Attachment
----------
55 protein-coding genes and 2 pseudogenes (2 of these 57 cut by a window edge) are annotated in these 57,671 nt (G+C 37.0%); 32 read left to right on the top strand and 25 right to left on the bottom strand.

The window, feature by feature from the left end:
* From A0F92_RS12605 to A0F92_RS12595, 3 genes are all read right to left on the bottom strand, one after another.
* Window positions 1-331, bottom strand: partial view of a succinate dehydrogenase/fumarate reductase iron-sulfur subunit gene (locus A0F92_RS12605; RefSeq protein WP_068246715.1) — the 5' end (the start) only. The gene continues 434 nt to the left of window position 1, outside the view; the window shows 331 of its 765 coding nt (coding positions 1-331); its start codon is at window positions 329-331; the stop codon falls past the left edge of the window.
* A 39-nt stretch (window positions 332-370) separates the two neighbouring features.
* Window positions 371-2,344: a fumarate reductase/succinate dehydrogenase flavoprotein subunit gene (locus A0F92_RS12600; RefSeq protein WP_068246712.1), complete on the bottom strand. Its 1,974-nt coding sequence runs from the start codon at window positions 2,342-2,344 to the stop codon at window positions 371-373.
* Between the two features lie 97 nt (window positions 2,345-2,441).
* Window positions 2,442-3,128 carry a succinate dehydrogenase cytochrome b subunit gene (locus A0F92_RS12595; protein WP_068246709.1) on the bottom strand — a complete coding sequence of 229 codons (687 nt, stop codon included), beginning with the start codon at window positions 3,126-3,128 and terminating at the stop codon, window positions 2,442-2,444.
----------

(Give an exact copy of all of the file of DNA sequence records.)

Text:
55 protein-coding genes and 2 pseudogenes (2 of these 57 cut by a window edge) are annotated in these 57,671 nt (G+C 37.0%); 32 read left to right on the top strand and 25 right to left on the bottom strand.

The window, feature by feature from the left end:
* From A0F92_RS12605 to A0F92_RS12595, 3 genes are all read right to left on the bottom strand, one after another.
* Window positions 1-331, bottom strand: partial view of a succinate dehydrogenase/fumarate reductase iron-sulfur subunit gene (locus A0F92_RS12605; RefSeq protein WP_068246715.1) — the 5' end (the start) only. The gene continues 434 nt to the left of window position 1, outside the view; the window shows 331 of its 765 coding nt (coding positions 1-331); its start codon is at window positions 329-331; the stop codon falls past the left edge of the window.
* A 39-nt stretch (window positions 332-370) separates the two neighbouring features.
* Window positions 371-2,344: a fumarate reductase/succinate dehydrogenase flavoprotein subunit gene (locus A0F92_RS12600; RefSeq protein WP_068246712.1), complete on the bottom strand. Its 1,974-nt coding sequence runs from the start codon at window positions 2,342-2,344 to the stop codon at window positions 371-373.
* Between the two features lie 97 nt (window positions 2,345-2,441).
* Window positions 2,442-3,128 carry a succinate dehydrogenase cytochrome b subunit gene (locus A0F92_RS12595; protein WP_068246709.1) on the bottom strand — a complete coding sequence of 229 codons (687 nt, stop codon included), beginning with the start codon at window positions 3,126-3,128 and terminating at the stop codon, window positions 2,442-2,444.